I DID say that air temperature is the most important thing (or at least implied it by listing a number of factors, all related to air temperature). To emphasize that and call it "simple" is fine and I don't disagree with what you said, but what I was actually referring to was the fact that determining *how much* a stove's performance changes with changes in air temperature is not simple.

Interesting info about the different blended fuels, though I can't say it's "clear" what the difference would be between a butane/propane mix and a propane/butane mix. I suppose whichever gas is listed first is present in higher concentration? Also, it "seems" that butane would be a more energy-rich fuel, though I'd have to look that up (it seems that if they behave as ideal gasses, which is normally "pretty true", the butane would contain more energy per molecule). Anyway, none of that has anything to do with the statement I was addressing, which was that MSR fuel is "ten times more highly refined", which I won't believe without some really substantial documentation. Remember the discussion about where 'brand name' and 'off-brand' gasolines come from? Same idea. Would MSR lie about that? I think so. My most recent example of something like that was when I bought windows from _____ (a "big-name company"). The salesman laid out the most bogus line of crap I'd ever seen when actually "demonstrating" the window's ability to block conductive heat loss, but when I pointed out the flaw in his logic he was unable to understand, and it became clear he was spouting the company line using his standard-issue sales kit without knowing anything about what it all meant. He didn't know he was lying, but I'm sure someone at the company he worked for did.

Don’t know much about acohol stoves…
… except that the one guy I paddle with who uses one needs a really LONG time to warm-up anything. I suppose some alcohol stoves are bigger than his!

When it comes to white-gas stoves like I use (when on river trips I use an old Peak 1), I’ve honestly never paid any attention to how long it takes to heat something depending on the weather or anything else. In fact, I really doubt I ever use the same heat setting twice, since on a liquid-fuel stove, the wide-open setting makes far too much flame to make decent use of (there’s no point in having half the flame overshoot the sides of the pot, so I always turn it down from full quite a bit, yet it still seems “about as fast” as other stoves, except for the prep time when lighting).

Good comments
It really isn’t that complex.

Iso-butane means all the butane in the canister is the same isomer. Butane molecules all have the same ratio of carbon/hydrogen atoms, but can be arranged into two different arrangements. Iso-butane evaporates at a lower temperature than butane mixes or n-butane (the other isomer).

Propane can operate at even lower pressures, but has other issues, one of which is that pure propane must be contained in a much heavier canister (by law). Only recently has propane been allowed to be mixed with butane in light weight canisters.

Jetboil canisters are butane/propane mixes, and do indeed operate at lower temps than does iso-butane.

Likely the culprit was simply the lower temperatures experienced.

Other details- often claimed is that these stoves don’t work at altitude. Just the opposite. The higher the altitude, the lower the temperature at which they can operate! Simply easier for the liquid fuel in the canister to go to the gaseous state.

Two things can help performance of all the butane and butane/propane canister stoves in lower temps. One is to keep them warm before lighting. Keep them in a sleeping bag at night, or at least put the canister inside your jacket for several minutes before lighting. Also, at low temps, insulate the dang thing from the ground. Some mountaineers will also have a cup of insulating foam to wrap around the canister after it has been warmed up. But DO NOT put one of those encircling fence type windscreens around them!

As another note, all the manufacturers have a warning about only using their canister with their stove. This is mostly just liability- they have no quality control over other maker’s canisters,and if there someone gets their hands on a goofy brand made who-knows-where, well, you were warned. But the screw thread used on these stoves (the Lindal thread) have been around since the early 60’s, and I have found that all the major brands canisters will work with each other’s stoves.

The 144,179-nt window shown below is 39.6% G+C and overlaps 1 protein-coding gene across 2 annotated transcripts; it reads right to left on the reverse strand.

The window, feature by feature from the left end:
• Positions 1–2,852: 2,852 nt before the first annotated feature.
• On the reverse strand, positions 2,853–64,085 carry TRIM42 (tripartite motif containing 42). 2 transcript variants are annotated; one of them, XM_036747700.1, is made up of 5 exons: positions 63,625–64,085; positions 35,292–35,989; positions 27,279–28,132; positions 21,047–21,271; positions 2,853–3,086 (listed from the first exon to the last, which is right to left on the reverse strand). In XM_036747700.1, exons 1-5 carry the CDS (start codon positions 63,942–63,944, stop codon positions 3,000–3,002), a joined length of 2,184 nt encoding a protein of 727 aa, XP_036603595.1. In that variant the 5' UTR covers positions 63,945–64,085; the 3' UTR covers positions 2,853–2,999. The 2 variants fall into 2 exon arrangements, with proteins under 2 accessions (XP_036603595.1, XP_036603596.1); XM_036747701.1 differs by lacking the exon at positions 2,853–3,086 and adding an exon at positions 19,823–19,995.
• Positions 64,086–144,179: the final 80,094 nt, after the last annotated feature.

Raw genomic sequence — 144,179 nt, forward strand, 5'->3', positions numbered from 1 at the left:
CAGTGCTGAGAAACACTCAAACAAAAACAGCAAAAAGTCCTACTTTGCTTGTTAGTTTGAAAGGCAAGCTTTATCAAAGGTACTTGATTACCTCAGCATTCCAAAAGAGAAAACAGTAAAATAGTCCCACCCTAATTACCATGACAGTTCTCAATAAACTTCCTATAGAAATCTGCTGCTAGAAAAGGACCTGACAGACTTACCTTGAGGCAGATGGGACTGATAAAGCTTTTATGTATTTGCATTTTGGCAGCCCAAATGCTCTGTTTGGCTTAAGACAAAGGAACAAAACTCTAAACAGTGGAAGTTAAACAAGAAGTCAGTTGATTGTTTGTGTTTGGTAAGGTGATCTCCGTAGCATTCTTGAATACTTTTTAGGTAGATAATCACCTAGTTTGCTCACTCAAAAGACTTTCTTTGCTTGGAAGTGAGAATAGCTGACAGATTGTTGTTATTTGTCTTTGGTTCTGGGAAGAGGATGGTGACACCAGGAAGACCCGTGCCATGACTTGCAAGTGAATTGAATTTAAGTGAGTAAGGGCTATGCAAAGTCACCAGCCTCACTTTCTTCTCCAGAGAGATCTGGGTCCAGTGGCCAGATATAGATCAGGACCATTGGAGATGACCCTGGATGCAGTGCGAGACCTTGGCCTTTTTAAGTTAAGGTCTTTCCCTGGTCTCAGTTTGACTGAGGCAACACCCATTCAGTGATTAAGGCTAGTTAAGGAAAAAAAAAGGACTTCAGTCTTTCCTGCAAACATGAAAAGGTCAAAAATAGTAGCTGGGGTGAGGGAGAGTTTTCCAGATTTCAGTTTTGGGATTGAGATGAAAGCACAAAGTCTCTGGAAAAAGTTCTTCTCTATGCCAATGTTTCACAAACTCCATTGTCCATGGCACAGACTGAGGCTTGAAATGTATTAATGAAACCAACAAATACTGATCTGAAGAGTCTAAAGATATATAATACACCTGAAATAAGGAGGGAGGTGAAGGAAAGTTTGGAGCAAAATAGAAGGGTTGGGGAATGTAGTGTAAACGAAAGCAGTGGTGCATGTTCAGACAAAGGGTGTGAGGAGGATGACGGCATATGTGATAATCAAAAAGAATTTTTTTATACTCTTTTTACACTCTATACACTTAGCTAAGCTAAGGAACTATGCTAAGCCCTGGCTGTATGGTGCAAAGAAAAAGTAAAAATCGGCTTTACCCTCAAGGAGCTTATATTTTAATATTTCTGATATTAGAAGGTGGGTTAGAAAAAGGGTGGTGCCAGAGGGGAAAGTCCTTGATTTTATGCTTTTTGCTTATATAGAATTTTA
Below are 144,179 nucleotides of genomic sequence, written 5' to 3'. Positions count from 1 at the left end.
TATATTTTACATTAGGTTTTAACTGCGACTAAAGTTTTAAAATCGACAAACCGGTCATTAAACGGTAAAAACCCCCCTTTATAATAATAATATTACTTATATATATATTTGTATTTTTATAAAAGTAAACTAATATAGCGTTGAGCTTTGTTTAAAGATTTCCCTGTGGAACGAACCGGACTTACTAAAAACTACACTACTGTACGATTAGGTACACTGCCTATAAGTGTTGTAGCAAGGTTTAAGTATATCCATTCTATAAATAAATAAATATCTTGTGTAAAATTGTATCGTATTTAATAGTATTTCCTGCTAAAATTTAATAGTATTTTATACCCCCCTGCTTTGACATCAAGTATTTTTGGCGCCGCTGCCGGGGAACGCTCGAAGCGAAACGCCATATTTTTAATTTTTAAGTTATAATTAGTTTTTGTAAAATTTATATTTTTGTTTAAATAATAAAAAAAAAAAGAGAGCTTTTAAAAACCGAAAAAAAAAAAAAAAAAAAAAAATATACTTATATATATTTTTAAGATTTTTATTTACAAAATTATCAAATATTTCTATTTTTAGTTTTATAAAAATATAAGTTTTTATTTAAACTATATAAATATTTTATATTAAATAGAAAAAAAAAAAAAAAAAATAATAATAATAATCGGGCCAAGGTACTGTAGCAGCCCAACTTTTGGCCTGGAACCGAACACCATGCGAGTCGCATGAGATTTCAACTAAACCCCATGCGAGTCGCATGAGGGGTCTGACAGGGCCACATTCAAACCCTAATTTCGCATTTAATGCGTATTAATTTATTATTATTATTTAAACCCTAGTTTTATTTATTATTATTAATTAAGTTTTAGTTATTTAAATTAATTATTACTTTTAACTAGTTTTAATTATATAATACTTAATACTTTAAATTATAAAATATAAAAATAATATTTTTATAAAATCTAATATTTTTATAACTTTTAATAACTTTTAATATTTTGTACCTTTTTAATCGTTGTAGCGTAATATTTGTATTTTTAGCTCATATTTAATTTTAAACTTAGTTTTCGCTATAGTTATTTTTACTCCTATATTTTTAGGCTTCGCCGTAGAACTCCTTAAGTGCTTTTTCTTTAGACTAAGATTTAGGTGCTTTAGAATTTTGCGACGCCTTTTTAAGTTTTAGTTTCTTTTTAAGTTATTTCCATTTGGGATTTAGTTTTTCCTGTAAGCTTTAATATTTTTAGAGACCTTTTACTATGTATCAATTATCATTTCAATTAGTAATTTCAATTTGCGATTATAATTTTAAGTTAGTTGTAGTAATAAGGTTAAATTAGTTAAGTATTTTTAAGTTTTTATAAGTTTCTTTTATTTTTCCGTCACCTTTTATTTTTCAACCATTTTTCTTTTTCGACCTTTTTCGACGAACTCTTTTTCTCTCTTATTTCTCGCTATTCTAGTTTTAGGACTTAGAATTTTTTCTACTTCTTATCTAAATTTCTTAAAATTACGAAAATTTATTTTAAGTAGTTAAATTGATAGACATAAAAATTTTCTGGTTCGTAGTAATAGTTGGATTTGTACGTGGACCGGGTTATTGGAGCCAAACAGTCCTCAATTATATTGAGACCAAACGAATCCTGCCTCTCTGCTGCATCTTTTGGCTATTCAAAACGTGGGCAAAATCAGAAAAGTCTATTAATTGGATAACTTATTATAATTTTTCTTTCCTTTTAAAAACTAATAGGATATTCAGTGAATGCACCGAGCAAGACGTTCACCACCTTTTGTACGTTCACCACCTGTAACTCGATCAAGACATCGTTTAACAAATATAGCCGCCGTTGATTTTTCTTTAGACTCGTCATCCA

Great information, thanks all.
The Coleman fuel definately performed more poorly at cool temperature. I may have to go out and buy another can and do a back yard gas-off test, Coleman v Jetboil canisters, time to boil a quart. It’d be fun to know the results across a range of air temperatures.

Meanwhile, next time I’m out, I definately want to take my Coleman Exponent, multi-fuel stove.


I don’t know where you shop
but you might ask at the store. I had a guy at REI explain it all to me. He knew the various blends and characteristics. Not something i really wanted to devote to memory, but nice to know it’s around. Another argument in favor of patronizing businesses where they actually know a thing or two (like my local kayak shop).

MSR Fuel
Hey GuideboatGuy. You’re right!

Superfuel is not 10 ten times more refined than Coleman.

I just talked to the MSR rep.

It’s 11 times more refined.

meaning what?
Did you ask what does “11 times more refined” mean in terms of using it to heat things, like water? Does it deliver 11 times the energy per ounce? Will it bring water to boil in 1/11th the time? I doubt it.

I have found that product salesmen are generally not the best sources for objective, comparable information about competing products.

But WHAT does that mean?

– Last Updated: Oct-07-09 9:20 PM EST –

It could mean almost anything, most likely nothing significant. Remember, most of rural America heats their homes and cooks their food with propane, and you NEVER hear about quality issues regarding the gas itself. Same goes for much of the deep south, where many farms fuel their tractors and pickup trucks on butane, usually purchased from whatever co-op they belong to. If companies that buy railroad carloads of propane or butane at a time aren't worried about "extra refining" and nothing bad happens to the equipment it fuels, why should campers worry about gumming up their stoves with "ordinary" fuel?


Hey wait a minute! I just looked up "MSR Superfuel" online and it doesn't even deserve to be mentioned in this discussion! It's LIQUID fuel! What on earth were you thinking?

Anyway, now that we're on the subject of LIQUID fuel, I have a Coleman two-burner stove that is 50 years old, has been used a LOT over the years, and in the old days it burned nothing but generic white gas (that was back in the days when my dad used the stove and you could buy white gas anywhere). Over the last 30 years, since I've been using it, it has burned nothing but Coleman fuel. It still has all the original parts and works just fine. With THAT kind of reliability record, you can bet I won't be buying any of those over-priced and under-sized MSR fuel cans (4 times the cost) anytime soon.